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  1. Career Advice
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  3. Find the right cover letter salutation. With examples and do's and don'ts
Find the right cover letter salutation. With examples and do's and don'ts
Patrick Innerst

Patrick Innerst

Find the right cover letter salutation. With examples and do's and don'ts

Artwork by: Antonina Kasyanikova

  • The importance of a good salutation
  • How to write cover letter salutations with a contact name
  • How to write cover letter salutations without a contact name
  • Key takeaways

The salutation of your cover letter is your chance to grab a recruiter’s attention and make a good impression. In this blog, we explain how to write cover letter salutations with examples of do’s and don’ts.

Your cover letter is one of the most effective tools you have when introducing yourself to potential employers. Unlike a resume, a cover letter allows you to display your personality and describe your credentials in a more natural way. However, not all cover letters are equally effective. 

One of the most important facets of your cover letter is the salutation. This is the part where you address the recruiter, and it’s vital to do it right. A good cover letter greeting can grab the reader’s attention and make a good impression, while a stiff or impolite salutation may prevent recruiters from reading further.

While this may seem daunting, it’s easy to write an excellent salutation with a little bit of preparation. In this blog, we’ll help you out by covering the following topics:

  • The importance of a good salutation

  • How to write a cover letter salutation with a contact name 

  • How to write a cover letter salutation without a contact name

The importance of a good salutation

If your cover letter is the first point of contact between you and the recruiter, the salutation is the tip of the spear. It’s the first thing the recruiter sees on opening the letter and it’s vital to make a good first impression.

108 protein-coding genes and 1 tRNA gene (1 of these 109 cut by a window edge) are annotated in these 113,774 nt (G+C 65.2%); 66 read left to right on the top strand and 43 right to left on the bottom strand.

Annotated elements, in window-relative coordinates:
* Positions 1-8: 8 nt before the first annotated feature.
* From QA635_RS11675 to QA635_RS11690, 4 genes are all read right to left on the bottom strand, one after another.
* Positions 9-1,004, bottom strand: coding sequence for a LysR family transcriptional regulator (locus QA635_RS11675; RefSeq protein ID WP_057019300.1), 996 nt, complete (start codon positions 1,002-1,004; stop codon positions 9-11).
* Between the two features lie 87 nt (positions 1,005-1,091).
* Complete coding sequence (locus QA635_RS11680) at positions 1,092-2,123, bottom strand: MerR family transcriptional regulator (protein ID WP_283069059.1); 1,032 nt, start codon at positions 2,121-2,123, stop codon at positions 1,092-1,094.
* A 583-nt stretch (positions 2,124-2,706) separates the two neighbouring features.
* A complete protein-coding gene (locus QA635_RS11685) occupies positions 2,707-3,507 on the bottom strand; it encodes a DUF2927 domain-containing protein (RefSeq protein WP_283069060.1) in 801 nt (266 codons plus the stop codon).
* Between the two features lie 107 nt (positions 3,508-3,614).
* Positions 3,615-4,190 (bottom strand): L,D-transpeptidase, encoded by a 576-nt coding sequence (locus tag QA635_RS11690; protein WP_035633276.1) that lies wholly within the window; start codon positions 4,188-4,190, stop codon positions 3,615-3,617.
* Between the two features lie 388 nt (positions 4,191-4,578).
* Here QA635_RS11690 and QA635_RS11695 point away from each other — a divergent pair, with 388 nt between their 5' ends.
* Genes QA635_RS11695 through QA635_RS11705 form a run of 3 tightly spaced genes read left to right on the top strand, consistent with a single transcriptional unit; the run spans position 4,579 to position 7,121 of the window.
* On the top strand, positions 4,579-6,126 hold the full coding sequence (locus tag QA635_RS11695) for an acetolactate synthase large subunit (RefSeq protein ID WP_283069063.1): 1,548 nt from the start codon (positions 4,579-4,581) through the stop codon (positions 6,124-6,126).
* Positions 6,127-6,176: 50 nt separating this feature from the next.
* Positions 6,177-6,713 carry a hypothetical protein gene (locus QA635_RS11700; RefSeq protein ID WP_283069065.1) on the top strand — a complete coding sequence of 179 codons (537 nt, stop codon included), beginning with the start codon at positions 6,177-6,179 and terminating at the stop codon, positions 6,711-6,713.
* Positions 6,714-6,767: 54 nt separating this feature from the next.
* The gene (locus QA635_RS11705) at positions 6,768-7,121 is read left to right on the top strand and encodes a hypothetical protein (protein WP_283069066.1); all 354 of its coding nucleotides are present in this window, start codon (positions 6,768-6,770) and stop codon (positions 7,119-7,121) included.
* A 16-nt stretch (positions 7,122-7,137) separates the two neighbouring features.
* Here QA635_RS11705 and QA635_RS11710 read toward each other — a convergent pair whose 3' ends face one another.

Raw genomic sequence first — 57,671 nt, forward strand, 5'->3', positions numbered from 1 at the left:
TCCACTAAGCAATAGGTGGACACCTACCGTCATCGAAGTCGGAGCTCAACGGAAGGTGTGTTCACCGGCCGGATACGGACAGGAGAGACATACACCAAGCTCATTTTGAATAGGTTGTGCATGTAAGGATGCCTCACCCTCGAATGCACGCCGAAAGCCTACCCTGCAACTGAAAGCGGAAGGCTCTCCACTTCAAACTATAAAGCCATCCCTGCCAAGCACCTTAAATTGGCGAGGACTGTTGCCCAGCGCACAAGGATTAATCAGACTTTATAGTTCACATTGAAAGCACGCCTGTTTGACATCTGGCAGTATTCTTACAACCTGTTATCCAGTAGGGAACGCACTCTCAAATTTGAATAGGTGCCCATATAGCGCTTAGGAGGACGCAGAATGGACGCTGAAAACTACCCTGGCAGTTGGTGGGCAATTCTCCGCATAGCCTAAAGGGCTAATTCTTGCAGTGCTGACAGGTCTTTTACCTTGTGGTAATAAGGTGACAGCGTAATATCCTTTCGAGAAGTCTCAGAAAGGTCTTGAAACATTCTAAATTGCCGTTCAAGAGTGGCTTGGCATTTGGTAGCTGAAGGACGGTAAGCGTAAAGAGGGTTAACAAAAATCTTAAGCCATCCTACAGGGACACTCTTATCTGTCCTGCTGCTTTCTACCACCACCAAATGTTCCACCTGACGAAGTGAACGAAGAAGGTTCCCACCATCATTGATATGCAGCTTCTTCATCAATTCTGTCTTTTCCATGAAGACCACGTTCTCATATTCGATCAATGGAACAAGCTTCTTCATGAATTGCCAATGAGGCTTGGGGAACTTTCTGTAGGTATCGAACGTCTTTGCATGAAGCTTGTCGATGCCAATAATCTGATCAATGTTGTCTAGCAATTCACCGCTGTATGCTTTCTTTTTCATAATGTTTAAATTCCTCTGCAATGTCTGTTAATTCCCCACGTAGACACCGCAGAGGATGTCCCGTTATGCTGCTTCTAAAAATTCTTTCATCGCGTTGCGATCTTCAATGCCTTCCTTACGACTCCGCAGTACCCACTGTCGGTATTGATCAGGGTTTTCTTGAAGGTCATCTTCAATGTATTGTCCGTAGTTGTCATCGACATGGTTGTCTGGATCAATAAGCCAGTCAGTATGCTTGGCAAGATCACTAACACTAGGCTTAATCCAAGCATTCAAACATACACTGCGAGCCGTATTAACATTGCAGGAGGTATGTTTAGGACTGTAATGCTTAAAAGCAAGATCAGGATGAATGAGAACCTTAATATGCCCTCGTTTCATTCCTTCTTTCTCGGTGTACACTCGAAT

A good cover letter greeting not only shows respect but can also demonstrate your professionalism. It shows that you took some time to tailor your letter which can convey seriousness and a real desire to land the position. 

Professional salutations have changed over the years, and there are some greetings that are now considered outdated or stiff. Because of this, it’s important to review current standards and see what other successful candidates are doing. 

How to write cover letter salutations with a contact name

Finding a contact name is one of the best things you can do when writing a cover letter. This can make your letter much more personal and shows that you took the time to tailor your application before submitting it. 

If at all possible, look for the name of the recruiter or hiring manager on the job listing. In many cases, companies provide the name of the hiring manager along with their email address, making it easier to contact them directly. If the name isn’t included, you can try looking on the company website. You can also use social media sites like LinkedIn and Twitter to find recruiter names. If you are completely unable to find a name, it’s no problem. You can still write a good salutation for your cover letter. We’ll cover that part below.